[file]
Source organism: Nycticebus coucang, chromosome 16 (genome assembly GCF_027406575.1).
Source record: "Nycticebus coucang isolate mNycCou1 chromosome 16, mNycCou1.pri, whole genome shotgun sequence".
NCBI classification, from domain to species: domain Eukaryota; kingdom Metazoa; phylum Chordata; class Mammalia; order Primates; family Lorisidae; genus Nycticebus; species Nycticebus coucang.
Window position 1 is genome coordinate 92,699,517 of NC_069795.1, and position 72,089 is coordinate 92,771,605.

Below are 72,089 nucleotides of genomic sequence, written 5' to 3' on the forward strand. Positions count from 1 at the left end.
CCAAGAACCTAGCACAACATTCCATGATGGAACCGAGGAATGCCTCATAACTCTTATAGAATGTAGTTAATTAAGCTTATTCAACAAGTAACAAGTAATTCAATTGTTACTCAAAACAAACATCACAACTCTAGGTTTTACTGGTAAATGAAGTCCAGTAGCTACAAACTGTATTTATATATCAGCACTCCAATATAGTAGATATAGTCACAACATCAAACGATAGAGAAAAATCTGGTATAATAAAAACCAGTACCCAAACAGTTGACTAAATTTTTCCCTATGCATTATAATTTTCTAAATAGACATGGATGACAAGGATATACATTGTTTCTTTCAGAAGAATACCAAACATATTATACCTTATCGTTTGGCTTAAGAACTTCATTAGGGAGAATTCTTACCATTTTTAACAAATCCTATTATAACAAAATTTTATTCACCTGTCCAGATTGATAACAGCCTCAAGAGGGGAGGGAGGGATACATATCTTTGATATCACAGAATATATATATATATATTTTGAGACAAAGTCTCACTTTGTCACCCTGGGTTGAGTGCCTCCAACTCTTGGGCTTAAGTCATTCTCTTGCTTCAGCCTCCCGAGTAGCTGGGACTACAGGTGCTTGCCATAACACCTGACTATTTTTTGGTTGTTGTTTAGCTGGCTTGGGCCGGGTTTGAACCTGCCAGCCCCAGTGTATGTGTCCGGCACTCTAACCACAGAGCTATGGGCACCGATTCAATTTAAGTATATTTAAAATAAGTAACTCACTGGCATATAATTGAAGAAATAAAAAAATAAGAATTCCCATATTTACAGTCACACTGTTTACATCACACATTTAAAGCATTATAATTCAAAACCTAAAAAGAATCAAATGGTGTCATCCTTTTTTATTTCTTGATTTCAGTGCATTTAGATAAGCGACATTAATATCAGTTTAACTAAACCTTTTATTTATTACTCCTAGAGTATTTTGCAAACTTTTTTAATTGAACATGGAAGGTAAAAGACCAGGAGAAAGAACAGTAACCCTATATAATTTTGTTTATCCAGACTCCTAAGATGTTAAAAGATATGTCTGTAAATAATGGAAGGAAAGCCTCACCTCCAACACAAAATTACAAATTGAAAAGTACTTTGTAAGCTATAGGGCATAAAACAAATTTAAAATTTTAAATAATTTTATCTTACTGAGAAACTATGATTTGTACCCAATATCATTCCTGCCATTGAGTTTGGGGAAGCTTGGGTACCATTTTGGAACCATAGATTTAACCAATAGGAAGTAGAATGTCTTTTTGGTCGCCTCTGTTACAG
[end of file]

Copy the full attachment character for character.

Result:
Source organism: Nycticebus coucang, chromosome 16 (genome assembly GCF_027406575.1).
Source record: "Nycticebus coucang isolate mNycCou1 chromosome 16, mNycCou1.pri, whole genome shotgun sequence".
NCBI classification, from domain to species: domain Eukaryota; kingdom Metazoa; phylum Chordata; class Mammalia; order Primates; family Lorisidae; genus Nycticebus; species Nycticebus coucang.
Window position 1 is genome coordinate 92,699,517 of NC_069795.1, and position 72,089 is coordinate 92,771,605.

Below are 72,089 nucleotides of genomic sequence, written 5' to 3' on the forward strand. Positions count from 1 at the left end.
CCAAGAACCTAGCACAACATTCCATGATGGAACCGAGGAATGCCTCATAACTCTTATAGAATGTAGTTAATTAAGCTTATTCAACAAGTAACAAGTAATTCAATTGTTACTCAAAACAAACATCACAACTCTAGGTTTTACTGGTAAATGAAGTCCAGTAGCTACAAACTGTATTTATATATCAGCACTCCAATATAGTAGATATAGTCACAACATCAAACGATAGAGAAAAATCTGGTATAATAAAAACCAGTACCCAAACAGTTGACTAAATTTTTCCCTATGCATTATAATTTTCTAAATAGACATGGATGACAAGGATATACATTGTTTCTTTCAGAAGAATACCAAACATATTATACCTTATCGTTTGGCTTAAGAACTTCATTAGGGAGAATTCTTACCATTTTTAACAAATCCTATTATAACAAAATTTTATTCACCTGTCCAGATTGATAACAGCCTCAAGAGGGGAGGGAGGGATACATATCTTTGATATCACAGAATATATATATATATATTTTGAGACAAAGTCTCACTTTGTCACCCTGGGTTGAGTGCCTCCAACTCTTGGGCTTAAGTCATTCTCTTGCTTCAGCCTCCCGAGTAGCTGGGACTACAGGTGCTTGCCATAACACCTGACTATTTTTTGGTTGTTGTTTAGCTGGCTTGGGCCGGGTTTGAACCTGCCAGCCCCAGTGTATGTGTCCGGCACTCTAACCACAGAGCTATGGGCACCGATTCAATTTAAGTATATTTAAAATAAGTAACTCACTGGCATATAATTGAAGAAATAAAAAAATAAGAATTCCCATATTTACAGTCACACTGTTTACATCACACATTTAAAGCATTATAATTCAAAACCTAAAAAGAATCAAATGGTGTCATCCTTTTTTATTTCTTGATTTCAGTGCATTTAGATAAGCGACATTAATATCAGTTTAACTAAACCTTTTATTTATTACTCCTAGAGTATTTTGCAAACTTTTTTAATTGAACATGGAAGGTAAAAGACCAGGAGAAAGAACAGTAACCCTATATAATTTTGTTTATCCAGACTCCTAAGATGTTAAAAGATATGTCTGTAAATAATGGAAGGAAAGCCTCACCTCCAACACAAAATTACAAATTGAAAAGTACTTTGTAAGCTATAGGGCATAAAACAAATTTAAAATTTTAAATAATTTTATCTTACTGAGAAACTATGATTTGTACCCAATATCATTCCTGCCATTGAGTTTGGGGAAGCTTGGGTACCATTTTGGAACCATAGATTTAACCAATAGGAAGTAGAATGTCTTTTTGGTCGCCTCTGTTACAG